Organic Salts

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Author: Hans-Jürgen Schwarz
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The most frequently occurring salts with anions of organic acids are listed and the most relevant information, especially for their identification by microscopy, is provided.

Salt Formula Solubility at 20°C Light refraction Birefringence Notes
Dashkovaite Mg(HCOO)2•2H2O 140 g/l(0°C) nx = 1.465
ny = 1.486
nz = 1.516
Δ = 0.050
Formicaite Ca(HCOO)2 162 g/l (0°C) no = 1.553
ne = 1.573
Δ = 0.020
Thecotrichite Ca3(CH3COO)3Cl(NO3)2•7H2O nx = 1.491 ± 0.001
nz = 1.494 ± 0.003
found on calcareous museum objects and archaeological ceramic objects
Weddellite Ca(C2O4)•2H2O no = 1.523
ne = 1.544
Δ = 0.021 insoluble in water
Whewellite Ca(C2O4)•H2O nx = 1.491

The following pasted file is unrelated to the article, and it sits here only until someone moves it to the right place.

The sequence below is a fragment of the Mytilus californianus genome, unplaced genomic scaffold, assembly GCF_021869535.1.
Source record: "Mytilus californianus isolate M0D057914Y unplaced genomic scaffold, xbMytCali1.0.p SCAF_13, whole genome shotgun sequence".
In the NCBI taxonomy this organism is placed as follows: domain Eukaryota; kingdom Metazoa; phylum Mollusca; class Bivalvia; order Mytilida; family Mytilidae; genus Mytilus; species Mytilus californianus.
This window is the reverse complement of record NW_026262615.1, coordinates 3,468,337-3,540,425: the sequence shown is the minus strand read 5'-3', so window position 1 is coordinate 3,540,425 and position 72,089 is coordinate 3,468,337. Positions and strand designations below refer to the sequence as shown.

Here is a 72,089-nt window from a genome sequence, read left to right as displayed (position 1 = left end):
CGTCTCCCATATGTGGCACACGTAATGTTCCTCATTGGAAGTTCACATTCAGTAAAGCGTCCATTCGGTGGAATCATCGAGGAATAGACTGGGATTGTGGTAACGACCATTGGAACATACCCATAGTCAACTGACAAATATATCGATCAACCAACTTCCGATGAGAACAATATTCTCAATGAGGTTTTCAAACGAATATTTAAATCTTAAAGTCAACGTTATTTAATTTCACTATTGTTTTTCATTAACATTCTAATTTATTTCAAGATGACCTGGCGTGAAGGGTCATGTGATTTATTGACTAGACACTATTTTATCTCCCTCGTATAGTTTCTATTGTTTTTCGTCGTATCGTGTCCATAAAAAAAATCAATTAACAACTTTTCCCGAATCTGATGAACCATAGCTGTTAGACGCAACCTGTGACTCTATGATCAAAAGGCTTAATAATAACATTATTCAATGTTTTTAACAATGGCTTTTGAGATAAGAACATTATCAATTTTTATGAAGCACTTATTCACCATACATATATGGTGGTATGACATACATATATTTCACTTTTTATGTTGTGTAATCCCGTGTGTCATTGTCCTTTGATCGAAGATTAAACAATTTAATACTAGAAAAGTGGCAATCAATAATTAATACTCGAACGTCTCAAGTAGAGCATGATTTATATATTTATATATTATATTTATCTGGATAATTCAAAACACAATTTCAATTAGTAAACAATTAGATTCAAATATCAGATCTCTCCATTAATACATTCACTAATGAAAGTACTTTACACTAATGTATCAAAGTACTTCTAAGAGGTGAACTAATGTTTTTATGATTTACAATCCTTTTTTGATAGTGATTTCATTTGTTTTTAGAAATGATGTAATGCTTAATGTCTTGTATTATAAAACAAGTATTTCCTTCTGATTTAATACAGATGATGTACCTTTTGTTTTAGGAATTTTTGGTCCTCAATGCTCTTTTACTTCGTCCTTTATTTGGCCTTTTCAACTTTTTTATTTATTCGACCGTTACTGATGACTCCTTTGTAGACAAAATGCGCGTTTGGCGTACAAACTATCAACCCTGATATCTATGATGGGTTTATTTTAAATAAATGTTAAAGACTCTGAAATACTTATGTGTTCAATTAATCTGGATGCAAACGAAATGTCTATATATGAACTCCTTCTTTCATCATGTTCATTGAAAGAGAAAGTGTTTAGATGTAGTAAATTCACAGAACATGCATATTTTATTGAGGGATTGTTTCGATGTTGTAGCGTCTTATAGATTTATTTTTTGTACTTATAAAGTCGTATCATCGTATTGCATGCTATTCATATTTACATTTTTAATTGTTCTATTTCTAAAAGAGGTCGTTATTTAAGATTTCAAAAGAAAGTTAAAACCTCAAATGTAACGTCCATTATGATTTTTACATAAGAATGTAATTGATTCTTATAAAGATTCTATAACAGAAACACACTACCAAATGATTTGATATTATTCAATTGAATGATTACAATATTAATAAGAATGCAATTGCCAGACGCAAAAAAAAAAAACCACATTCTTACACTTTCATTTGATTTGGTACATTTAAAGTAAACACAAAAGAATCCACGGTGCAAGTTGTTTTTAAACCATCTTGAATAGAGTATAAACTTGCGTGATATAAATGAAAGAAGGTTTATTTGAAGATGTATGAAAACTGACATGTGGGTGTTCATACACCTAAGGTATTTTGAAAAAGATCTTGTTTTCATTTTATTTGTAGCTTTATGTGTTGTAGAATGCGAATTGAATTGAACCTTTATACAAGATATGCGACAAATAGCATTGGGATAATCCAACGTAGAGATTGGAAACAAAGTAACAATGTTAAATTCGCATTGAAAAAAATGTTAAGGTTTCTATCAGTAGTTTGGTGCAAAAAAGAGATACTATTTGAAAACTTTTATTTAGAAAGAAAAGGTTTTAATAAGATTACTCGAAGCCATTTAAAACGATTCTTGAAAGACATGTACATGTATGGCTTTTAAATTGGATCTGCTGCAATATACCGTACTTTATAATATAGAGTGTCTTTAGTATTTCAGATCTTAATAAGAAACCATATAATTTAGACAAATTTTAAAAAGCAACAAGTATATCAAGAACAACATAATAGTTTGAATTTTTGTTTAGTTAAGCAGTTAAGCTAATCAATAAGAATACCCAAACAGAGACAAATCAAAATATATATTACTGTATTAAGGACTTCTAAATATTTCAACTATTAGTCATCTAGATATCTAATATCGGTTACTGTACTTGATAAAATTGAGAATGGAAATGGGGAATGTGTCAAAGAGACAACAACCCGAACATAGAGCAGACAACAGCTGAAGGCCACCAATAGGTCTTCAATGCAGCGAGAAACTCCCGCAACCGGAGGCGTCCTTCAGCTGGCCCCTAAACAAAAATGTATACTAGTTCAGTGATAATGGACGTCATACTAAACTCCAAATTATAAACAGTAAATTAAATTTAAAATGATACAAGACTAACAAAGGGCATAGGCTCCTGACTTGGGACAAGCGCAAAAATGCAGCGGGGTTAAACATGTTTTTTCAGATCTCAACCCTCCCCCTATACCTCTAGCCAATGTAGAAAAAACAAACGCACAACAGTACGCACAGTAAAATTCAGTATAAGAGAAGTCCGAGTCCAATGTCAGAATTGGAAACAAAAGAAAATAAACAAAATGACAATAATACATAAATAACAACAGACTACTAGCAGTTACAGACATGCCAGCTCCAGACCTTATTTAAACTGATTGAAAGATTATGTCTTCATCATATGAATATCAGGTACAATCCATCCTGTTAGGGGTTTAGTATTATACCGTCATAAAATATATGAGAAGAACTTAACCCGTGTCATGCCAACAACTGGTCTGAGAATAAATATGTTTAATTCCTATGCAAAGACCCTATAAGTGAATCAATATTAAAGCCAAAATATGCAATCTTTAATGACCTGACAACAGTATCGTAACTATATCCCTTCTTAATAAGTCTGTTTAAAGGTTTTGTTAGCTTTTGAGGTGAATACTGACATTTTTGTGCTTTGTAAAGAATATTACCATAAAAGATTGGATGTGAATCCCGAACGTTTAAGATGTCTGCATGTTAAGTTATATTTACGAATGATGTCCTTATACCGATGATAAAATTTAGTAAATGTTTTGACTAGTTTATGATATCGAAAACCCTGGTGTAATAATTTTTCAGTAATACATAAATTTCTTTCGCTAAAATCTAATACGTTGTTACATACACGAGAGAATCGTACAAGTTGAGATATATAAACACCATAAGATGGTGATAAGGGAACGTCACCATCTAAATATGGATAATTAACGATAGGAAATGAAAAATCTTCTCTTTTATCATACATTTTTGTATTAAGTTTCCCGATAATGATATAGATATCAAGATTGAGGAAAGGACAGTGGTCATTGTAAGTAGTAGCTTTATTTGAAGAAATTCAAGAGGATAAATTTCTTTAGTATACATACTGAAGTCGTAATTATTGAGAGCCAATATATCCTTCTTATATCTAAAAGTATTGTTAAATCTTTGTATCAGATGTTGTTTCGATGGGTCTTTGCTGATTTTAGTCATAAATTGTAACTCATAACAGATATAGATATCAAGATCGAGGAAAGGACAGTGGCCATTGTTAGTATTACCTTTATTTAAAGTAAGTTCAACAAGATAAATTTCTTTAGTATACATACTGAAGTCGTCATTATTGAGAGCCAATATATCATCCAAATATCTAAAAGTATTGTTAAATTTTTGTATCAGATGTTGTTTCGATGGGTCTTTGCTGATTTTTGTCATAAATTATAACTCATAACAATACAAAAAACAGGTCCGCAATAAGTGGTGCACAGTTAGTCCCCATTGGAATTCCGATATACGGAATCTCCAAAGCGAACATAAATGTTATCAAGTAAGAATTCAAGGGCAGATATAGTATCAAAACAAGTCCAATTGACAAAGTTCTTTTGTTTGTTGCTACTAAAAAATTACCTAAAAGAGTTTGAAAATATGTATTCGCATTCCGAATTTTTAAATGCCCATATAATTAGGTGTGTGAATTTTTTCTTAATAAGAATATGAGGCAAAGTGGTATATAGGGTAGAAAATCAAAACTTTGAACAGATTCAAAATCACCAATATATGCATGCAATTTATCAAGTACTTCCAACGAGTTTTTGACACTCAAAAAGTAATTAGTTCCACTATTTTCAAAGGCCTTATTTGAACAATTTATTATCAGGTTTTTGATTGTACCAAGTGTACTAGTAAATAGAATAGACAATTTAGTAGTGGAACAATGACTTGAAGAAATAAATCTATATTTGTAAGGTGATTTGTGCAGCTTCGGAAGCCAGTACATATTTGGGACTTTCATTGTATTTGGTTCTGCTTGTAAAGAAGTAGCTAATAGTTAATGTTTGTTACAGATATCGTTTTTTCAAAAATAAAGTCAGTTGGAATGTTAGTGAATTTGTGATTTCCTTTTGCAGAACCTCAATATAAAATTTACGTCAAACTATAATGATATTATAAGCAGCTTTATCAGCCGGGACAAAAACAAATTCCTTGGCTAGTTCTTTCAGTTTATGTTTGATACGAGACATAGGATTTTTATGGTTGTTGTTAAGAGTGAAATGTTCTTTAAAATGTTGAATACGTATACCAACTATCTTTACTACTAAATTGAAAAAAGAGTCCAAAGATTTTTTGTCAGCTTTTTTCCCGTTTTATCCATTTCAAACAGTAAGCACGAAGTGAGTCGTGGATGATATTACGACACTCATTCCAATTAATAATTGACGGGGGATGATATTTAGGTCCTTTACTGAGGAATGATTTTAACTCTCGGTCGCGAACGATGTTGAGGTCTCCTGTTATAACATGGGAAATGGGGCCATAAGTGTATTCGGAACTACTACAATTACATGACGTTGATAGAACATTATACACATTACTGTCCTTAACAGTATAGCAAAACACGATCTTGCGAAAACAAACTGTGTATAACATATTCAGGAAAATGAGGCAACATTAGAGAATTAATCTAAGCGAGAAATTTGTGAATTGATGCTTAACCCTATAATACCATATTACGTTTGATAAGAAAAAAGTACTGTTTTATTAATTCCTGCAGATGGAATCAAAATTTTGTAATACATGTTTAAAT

ny = 1.555
nz = 1.650
Δ = 0.159 insoluble in water
Calclacite Ca[Cl2/CH3COO]•10H2O CaCl2•Ca(C2H3O2)2•10H2O nx = 1.468
ny = 1.484
nz = 1.515
Δ = 0.047 found on calcareous museum objects and archaeological ceramic objects
Calcium acetate Ca(C2H3O2)2 374 g/l (0°C) found on calcareous museum objects and archaeological ceramic objects
Glushinskite Mg(C2O4)•2(H2O) nx =1.365
ny = 1.53
nz = 1.595
Δ = 0,2300 Formed by reaction between Mg-rich minerals and oxalic acid secreted by incrusting lichen.


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